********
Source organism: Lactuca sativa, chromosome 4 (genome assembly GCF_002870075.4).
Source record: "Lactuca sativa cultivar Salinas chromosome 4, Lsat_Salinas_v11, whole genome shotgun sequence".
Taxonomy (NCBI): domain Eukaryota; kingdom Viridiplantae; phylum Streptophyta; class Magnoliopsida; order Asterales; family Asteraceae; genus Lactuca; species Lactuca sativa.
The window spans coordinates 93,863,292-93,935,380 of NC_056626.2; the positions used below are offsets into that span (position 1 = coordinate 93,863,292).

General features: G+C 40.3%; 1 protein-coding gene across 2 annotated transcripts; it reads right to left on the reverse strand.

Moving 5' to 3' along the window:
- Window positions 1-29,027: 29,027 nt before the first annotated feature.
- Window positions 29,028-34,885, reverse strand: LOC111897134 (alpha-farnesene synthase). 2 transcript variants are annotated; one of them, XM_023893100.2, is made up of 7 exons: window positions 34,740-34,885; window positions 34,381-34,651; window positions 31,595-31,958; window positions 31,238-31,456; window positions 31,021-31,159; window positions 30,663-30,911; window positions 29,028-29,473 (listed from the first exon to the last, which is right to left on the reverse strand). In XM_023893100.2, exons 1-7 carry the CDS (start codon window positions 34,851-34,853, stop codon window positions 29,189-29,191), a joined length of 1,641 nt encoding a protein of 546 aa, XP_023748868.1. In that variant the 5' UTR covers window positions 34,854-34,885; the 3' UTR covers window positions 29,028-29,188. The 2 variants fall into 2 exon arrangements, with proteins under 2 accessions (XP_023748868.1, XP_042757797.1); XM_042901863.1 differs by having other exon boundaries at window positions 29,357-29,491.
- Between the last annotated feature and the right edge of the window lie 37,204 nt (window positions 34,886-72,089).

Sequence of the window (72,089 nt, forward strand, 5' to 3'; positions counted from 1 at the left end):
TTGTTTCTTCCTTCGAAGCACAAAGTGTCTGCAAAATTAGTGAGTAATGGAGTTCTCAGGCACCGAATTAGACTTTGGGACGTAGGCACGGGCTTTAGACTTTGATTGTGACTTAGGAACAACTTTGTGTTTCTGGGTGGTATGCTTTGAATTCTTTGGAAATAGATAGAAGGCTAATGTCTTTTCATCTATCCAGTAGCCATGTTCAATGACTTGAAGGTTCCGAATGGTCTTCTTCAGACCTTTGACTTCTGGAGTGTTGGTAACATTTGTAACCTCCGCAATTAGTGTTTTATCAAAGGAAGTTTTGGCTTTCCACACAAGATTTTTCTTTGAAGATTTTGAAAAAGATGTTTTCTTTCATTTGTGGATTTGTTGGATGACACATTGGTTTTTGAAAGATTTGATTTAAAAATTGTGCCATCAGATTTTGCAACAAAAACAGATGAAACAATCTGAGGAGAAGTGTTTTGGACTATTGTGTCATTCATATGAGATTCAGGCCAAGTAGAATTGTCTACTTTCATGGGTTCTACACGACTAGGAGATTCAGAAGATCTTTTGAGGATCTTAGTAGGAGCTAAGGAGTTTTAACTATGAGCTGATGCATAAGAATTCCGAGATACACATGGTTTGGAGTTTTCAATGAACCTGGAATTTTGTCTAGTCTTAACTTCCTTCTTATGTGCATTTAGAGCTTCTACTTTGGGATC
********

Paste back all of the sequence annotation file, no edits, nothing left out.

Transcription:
Source organism: Lactuca sativa, chromosome 4 (genome assembly GCF_002870075.4).
Source record: "Lactuca sativa cultivar Salinas chromosome 4, Lsat_Salinas_v11, whole genome shotgun sequence".
Taxonomy (NCBI): domain Eukaryota; kingdom Viridiplantae; phylum Streptophyta; class Magnoliopsida; order Asterales; family Asteraceae; genus Lactuca; species Lactuca sativa.
The window spans coordinates 93,863,292-93,935,380 of NC_056626.2; the positions used below are offsets into that span (position 1 = coordinate 93,863,292).

General features: G+C 40.3%; 1 protein-coding gene across 2 annotated transcripts; it reads right to left on the reverse strand.

Moving 5' to 3' along the window:
- Window positions 1-29,027: 29,027 nt before the first annotated feature.
- Window positions 29,028-34,885, reverse strand: LOC111897134 (alpha-farnesene synthase). 2 transcript variants are annotated; one of them, XM_023893100.2, is made up of 7 exons: window positions 34,740-34,885; window positions 34,381-34,651; window positions 31,595-31,958; window positions 31,238-31,456; window positions 31,021-31,159; window positions 30,663-30,911; window positions 29,028-29,473 (listed from the first exon to the last, which is right to left on the reverse strand). In XM_023893100.2, exons 1-7 carry the CDS (start codon window positions 34,851-34,853, stop codon window positions 29,189-29,191), a joined length of 1,641 nt encoding a protein of 546 aa, XP_023748868.1. In that variant the 5' UTR covers window positions 34,854-34,885; the 3' UTR covers window positions 29,028-29,188. The 2 variants fall into 2 exon arrangements, with proteins under 2 accessions (XP_023748868.1, XP_042757797.1); XM_042901863.1 differs by having other exon boundaries at window positions 29,357-29,491.
- Between the last annotated feature and the right edge of the window lie 37,204 nt (window positions 34,886-72,089).

Sequence of the window (72,089 nt, forward strand, 5' to 3'; positions counted from 1 at the left end):
TTGTTTCTTCCTTCGAAGCACAAAGTGTCTGCAAAATTAGTGAGTAATGGAGTTCTCAGGCACCGAATTAGACTTTGGGACGTAGGCACGGGCTTTAGACTTTGATTGTGACTTAGGAACAACTTTGTGTTTCTGGGTGGTATGCTTTGAATTCTTTGGAAATAGATAGAAGGCTAATGTCTTTTCATCTATCCAGTAGCCATGTTCAATGACTTGAAGGTTCCGAATGGTCTTCTTCAGACCTTTGACTTCTGGAGTGTTGGTAACATTTGTAACCTCCGCAATTAGTGTTTTATCAAAGGAAGTTTTGGCTTTCCACACAAGATTTTTCTTTGAAGATTTTGAAAAAGATGTTTTCTTTCATTTGTGGATTTGTTGGATGACACATTGGTTTTTGAAAGATTTGATTTAAAAATTGTGCCATCAGATTTTGCAACAAAAACAGATGAAACAATCTGAGGAGAAGTGTTTTGGACTATTGTGTCATTCATATGAGATTCAGGCCAAGTAGAATTGTCTACTTTCATGGGTTCTACACGACTAGGAGATTCAGAAGATCTTTTGAGGATCTTAGTAGGAGCTAAGGAGTTTTAACTATGAGCTGATGCATAAGAATTCCGAGATACACATGGTTTGGAGTTTTCAATGAACCTGGAATTTTGTCTAGTCTTAACTTCCTTCTTATGTGCATTTAGAGCTTCTACTTTGGGATC